Right. Twenty or so miles to go. Nearly done, just me to please and nobody else. So I did. I climbed my way up a couple more hills before an essentially downhill ten miles back into town. At some point, eating a bit of bar, something stung/cut the inside of my cheek, which was seriously painful but may well have distracted from the pain of the last few miles! I felt a bit lost on the way back in, as I went past the same pond again…I was worried I was starting over! Maybe I should have paid more attention to the map beforehand which would have explained it all…but some nice, slightly bewildered, lady pedestrian reassured me I was heading in the right direction and clearly I was as, around 9 hours after I set off, I rolled into a practically deserted HQ, over the line, and handed my chip in to a team busy packing up to go home. I grabbed my free cup of coffee, passed on the free muffin, picked up my free orange t-shirt, and headed happily back to the car to sort my life out, where I found Rupert and Humphrey already there, packing up, drinking Costa coffee from the petrol station opposite, and doing sensible things like stretching. B*gger that for a game of monkeys ;).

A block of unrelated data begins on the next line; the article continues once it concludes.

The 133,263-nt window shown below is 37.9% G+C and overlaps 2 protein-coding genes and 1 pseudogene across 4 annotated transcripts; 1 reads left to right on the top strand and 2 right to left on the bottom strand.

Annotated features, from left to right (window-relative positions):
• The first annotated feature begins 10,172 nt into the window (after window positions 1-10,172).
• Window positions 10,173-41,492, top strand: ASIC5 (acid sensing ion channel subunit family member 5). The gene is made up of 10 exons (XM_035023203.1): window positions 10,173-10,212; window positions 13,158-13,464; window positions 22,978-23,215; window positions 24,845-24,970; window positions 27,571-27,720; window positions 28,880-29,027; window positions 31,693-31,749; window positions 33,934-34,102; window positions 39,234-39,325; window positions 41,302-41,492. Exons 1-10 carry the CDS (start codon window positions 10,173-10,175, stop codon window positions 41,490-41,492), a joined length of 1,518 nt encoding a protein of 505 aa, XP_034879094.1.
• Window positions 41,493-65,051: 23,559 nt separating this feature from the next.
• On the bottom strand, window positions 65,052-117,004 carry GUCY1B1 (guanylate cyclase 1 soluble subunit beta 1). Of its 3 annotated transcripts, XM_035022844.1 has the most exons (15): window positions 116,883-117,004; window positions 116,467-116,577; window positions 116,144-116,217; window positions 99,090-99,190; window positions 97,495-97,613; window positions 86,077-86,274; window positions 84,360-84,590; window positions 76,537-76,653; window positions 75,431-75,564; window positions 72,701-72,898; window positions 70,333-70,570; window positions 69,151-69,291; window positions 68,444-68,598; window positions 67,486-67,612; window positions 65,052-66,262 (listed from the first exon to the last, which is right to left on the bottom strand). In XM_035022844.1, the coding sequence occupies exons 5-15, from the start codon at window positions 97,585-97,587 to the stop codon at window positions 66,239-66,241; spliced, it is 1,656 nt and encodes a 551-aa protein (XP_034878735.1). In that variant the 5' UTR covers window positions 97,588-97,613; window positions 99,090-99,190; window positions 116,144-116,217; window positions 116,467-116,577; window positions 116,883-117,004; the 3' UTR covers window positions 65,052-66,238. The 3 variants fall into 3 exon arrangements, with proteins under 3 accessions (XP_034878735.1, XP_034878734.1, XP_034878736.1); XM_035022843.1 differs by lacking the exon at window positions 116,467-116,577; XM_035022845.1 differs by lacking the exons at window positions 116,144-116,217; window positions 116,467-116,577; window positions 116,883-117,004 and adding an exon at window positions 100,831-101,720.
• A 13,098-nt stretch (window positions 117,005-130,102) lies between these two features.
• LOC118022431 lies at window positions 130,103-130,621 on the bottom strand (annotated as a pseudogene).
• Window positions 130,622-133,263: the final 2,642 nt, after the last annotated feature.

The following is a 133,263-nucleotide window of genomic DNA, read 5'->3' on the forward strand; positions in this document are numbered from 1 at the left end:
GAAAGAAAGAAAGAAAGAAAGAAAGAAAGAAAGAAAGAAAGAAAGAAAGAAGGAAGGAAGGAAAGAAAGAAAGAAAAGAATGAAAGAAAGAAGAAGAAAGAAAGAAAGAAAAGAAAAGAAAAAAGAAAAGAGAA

Today’s sportive was all about Zen and the Art of Momentum Maintenance. I don’t have a motorcycle, and everyone knows that bicycle and maintenance are not two words that go together if you’re me. I’m pleased to report I actually wasn’t the last one over the line. No red lamp for me – believe it or not there were a few even slower than I. A very few 😉 But hey, you know what, as it turns out, I was the only girl to complete that route. The Southern Sportive threw down the Gauntlet, I took it, and I won. I even got a Bronze! Turns out I am hardcore after all! 😉
Cycling time: 8:26 hrs.
Distance: 117.7 miles.
Avs: 14.0 mph.
ODO: 3709.4 miles.
Note to self – pack sports bra next time! Whilst apparently comfortable enough on the ride, two days of bruised ribs from the underwire is less comfortable! Oh, and my new rain jacket kicks ass :D.